Tag Archives: impeachment
“My name is Bruce Castor, and I am the lead prosecutor – err – lead counsel for the 45th President of the United States. I was an assistant DA for such a long time that I keep saying prosecutor, but I do understand the difference.”
It should be worth noting that, earlier in his career, Castor fought to let Bill Cosby go free while Trump’s other impeachment lawyer, David Schoen, was set to defend Jeffrey Epstein before the latter died in prison.
“The Executive Committee of the Republican Party of Louisiana has unanimously voted to censure Senator Bill Cassidy for his vote cast earlier today to convict former President Donald J. Trump on the impeachment charge.”
“President Trump may not know a lot about the framers, but they certainly knew a lot about him. Given the framers’ intense focus on danger to elections and the peaceful transfer of power, it is inconceivable that they designed impeachment to be a dead letter in the President’s final days in office, when opportunities to interfere with the peaceful transfer of power would be most tempting and most dangerous as we just saw. Thus, as a matter of history and original understanding, there is no merit to President Trump’s claim that he can incite an insurrection and then insist weeks later that the Senate lacks the power to even hear evidence at a trial, to even hold a trial.”
“This categorical statement surely would have surprised the Framers of the First Amendment, who believed in freedom of speech but not so much in democracy. The Framers of our constitutional system thought they were building a ‘republic,’ with limited suffrage and many checks on ‘democracy.”
Alan Dershowitz, claiming that the current impeachment of Donald Trump is an attack on free speech and arguing that freedom of speech is “essential to keeping it a republic, but not necessarily a democracy.”
“If you’re going to pursue this, and you wanna start calling witnesses, and you want to drag this thing out, it would be fair to have Kamala Harris’ tape play where she bailed people out of jail. What more could you do to incite future violence, than to pay the bail of the people who broke up the shops and beat up the cops. How’s that not inciting future violence? Be careful what you wish for my Democratic colleagues; be careful what you wish for.”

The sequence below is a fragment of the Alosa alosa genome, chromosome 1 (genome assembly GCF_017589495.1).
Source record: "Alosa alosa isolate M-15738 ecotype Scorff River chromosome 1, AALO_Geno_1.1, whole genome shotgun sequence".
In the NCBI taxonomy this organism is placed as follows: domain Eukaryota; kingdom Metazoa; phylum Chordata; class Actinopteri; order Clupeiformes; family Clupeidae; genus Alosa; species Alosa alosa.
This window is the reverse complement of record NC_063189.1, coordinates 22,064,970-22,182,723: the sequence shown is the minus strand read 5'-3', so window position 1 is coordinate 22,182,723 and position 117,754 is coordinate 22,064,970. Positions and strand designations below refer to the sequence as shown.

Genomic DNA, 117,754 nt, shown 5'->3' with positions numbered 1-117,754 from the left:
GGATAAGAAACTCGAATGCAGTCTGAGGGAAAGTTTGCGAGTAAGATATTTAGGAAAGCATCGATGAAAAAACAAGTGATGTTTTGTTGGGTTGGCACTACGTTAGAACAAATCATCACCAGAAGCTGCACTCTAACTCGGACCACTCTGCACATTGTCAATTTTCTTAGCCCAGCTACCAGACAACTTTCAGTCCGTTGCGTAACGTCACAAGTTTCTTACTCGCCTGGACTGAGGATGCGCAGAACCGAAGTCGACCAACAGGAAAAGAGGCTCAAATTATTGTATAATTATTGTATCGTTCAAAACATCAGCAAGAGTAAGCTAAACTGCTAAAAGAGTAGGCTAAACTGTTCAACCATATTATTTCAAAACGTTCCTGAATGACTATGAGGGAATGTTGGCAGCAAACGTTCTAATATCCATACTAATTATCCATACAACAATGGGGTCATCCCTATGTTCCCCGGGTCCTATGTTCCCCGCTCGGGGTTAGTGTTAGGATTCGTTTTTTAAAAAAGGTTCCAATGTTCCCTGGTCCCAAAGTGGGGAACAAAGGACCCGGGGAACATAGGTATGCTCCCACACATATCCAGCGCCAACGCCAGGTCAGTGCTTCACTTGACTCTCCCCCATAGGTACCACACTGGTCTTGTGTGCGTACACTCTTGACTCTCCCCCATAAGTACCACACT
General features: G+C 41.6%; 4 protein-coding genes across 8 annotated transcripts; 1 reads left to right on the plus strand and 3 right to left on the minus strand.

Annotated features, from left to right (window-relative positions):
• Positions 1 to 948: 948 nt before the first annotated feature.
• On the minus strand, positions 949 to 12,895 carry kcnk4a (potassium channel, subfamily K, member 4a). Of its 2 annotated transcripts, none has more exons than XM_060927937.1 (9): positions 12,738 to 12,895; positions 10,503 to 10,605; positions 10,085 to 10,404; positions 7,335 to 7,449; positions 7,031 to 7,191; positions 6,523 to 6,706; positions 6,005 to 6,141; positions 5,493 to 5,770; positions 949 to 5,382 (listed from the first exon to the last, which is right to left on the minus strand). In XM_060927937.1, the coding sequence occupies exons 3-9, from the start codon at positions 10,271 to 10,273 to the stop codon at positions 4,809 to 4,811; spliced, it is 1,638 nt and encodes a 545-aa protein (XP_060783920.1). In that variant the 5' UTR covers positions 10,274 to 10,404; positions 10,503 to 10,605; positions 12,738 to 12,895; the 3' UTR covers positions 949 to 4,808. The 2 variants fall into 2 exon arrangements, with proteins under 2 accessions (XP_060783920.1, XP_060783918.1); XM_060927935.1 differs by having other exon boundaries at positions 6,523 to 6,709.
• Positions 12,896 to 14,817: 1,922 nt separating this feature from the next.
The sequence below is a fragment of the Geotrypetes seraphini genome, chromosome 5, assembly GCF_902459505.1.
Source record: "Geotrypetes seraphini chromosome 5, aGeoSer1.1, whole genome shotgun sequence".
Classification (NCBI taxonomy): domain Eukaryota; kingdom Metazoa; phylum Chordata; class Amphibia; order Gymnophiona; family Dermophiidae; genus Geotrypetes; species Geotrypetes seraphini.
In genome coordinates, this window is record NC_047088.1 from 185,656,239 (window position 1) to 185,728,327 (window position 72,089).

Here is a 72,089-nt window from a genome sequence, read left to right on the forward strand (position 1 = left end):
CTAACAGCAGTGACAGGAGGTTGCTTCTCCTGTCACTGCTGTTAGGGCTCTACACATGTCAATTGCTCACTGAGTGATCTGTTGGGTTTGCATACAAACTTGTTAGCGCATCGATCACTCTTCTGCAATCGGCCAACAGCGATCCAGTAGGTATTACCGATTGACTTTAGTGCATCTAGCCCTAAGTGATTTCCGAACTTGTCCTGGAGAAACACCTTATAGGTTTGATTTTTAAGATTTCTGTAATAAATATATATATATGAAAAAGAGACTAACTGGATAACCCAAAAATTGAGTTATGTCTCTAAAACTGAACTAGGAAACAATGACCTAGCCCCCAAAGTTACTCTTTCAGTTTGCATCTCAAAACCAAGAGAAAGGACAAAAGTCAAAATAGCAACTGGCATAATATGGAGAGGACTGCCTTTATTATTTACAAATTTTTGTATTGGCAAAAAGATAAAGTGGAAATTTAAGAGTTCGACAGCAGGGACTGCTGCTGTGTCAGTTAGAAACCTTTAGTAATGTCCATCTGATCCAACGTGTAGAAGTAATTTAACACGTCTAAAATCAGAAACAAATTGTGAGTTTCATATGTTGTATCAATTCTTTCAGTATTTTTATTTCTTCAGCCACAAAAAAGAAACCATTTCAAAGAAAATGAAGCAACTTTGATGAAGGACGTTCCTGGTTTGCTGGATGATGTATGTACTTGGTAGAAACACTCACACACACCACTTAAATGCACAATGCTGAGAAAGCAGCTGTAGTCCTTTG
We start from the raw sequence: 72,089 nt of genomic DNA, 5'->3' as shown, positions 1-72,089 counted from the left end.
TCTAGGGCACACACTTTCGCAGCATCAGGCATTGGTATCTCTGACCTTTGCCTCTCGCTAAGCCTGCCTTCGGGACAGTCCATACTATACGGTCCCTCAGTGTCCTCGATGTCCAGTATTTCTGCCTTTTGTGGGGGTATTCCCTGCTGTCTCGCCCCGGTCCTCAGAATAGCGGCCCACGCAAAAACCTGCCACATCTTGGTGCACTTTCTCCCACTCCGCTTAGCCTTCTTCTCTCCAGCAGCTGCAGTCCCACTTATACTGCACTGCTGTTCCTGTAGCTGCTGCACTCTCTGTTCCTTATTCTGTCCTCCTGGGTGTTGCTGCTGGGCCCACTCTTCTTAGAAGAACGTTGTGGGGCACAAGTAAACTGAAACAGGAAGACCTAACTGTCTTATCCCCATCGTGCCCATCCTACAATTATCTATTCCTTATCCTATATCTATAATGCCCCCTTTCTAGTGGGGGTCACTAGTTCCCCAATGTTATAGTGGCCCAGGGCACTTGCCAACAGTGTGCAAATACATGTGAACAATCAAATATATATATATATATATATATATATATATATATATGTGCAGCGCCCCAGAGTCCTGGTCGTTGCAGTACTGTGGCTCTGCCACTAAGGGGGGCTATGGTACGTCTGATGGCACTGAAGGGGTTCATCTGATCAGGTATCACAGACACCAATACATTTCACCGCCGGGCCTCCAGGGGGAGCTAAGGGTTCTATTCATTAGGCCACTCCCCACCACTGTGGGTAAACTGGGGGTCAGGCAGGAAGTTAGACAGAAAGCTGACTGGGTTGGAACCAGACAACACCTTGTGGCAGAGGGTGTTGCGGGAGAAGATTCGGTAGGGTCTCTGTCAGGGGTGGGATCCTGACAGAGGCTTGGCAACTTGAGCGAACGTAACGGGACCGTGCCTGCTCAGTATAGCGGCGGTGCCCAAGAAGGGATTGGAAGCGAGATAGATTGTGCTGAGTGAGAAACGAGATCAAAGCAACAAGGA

Sen. Lindsey Graham, on the current impeachment of former President Donald Trump
“I haven’t even looked at what all she’s done. I’d have to hold back a statement on that. Travel in this weather it’s been a little rough looking at any news or whatever.”
Alexandra Chalupa, founder of the political consulting firm Chalupa & Associates, LLC, is referring to the appointment of Michael Caputo, a long-time Republican strategist, to the U.S. Department of Health and Human Services under the leadership of Alex Azar. As a Ukrainian-American, Chalupa has a vested interest in anything involving Ukraine. But she’s right to call out this type of nepotism in an administration that’s as incompetent as it is corrupt
Ronald Reagan and Tip O’Neill conceded they didn’t get along personally. O’Neill would go so far as to say Reagan was one of the laziest presidents he’d ever known. It was ironic that two old Irish-Americans would have such disparate viewpoints, as they each reached the apex of their careers. Yet, despite their differences in how government should function and what policies were best for the nation, they did try to work together. Those differences fell into the background in March of 1981, when Reagan almost fell victim to a would-be assassin’s bullet. O’Neill visited Reagan in the hospital and the two even read biblical passages together.